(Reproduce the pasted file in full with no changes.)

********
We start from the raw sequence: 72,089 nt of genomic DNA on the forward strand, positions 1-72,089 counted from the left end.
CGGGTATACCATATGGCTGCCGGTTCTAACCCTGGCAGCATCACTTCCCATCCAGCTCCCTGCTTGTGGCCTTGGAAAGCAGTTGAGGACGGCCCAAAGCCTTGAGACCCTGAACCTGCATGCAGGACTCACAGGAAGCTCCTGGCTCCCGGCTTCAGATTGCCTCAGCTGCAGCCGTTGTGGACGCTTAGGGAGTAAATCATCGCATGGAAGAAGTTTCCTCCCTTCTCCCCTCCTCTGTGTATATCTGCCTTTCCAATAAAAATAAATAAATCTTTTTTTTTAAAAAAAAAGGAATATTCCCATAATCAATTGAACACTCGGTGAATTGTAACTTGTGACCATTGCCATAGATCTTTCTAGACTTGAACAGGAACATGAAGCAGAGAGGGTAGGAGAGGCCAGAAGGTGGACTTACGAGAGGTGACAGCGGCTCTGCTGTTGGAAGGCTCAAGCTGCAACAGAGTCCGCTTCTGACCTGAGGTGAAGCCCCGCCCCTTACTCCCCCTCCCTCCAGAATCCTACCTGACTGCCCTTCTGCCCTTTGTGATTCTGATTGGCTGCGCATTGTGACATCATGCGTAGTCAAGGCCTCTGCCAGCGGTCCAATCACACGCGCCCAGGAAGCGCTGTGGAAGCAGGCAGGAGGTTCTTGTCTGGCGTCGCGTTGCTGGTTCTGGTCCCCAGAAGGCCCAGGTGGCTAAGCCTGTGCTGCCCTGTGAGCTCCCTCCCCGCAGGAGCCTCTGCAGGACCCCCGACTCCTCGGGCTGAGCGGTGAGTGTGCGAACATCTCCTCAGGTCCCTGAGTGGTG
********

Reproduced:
We start from the raw sequence: 72,089 nt of genomic DNA on the forward strand, positions 1-72,089 counted from the left end.
CGGGTATACCATATGGCTGCCGGTTCTAACCCTGGCAGCATCACTTCCCATCCAGCTCCCTGCTTGTGGCCTTGGAAAGCAGTTGAGGACGGCCCAAAGCCTTGAGACCCTGAACCTGCATGCAGGACTCACAGGAAGCTCCTGGCTCCCGGCTTCAGATTGCCTCAGCTGCAGCCGTTGTGGACGCTTAGGGAGTAAATCATCGCATGGAAGAAGTTTCCTCCCTTCTCCCCTCCTCTGTGTATATCTGCCTTTCCAATAAAAATAAATAAATCTTTTTTTTTAAAAAAAAAGGAATATTCCCATAATCAATTGAACACTCGGTGAATTGTAACTTGTGACCATTGCCATAGATCTTTCTAGACTTGAACAGGAACATGAAGCAGAGAGGGTAGGAGAGGCCAGAAGGTGGACTTACGAGAGGTGACAGCGGCTCTGCTGTTGGAAGGCTCAAGCTGCAACAGAGTCCGCTTCTGACCTGAGGTGAAGCCCCGCCCCTTACTCCCCCTCCCTCCAGAATCCTACCTGACTGCCCTTCTGCCCTTTGTGATTCTGATTGGCTGCGCATTGTGACATCATGCGTAGTCAAGGCCTCTGCCAGCGGTCCAATCACACGCGCCCAGGAAGCGCTGTGGAAGCAGGCAGGAGGTTCTTGTCTGGCGTCGCGTTGCTGGTTCTGGTCCCCAGAAGGCCCAGGTGGCTAAGCCTGTGCTGCCCTGTGAGCTCCCTCCCCGCAGGAGCCTCTGCAGGACCCCCGACTCCTCGGGCTGAGCGGTGAGTGTGCGAACATCTCCTCAGGTCCCTGAGTGGTG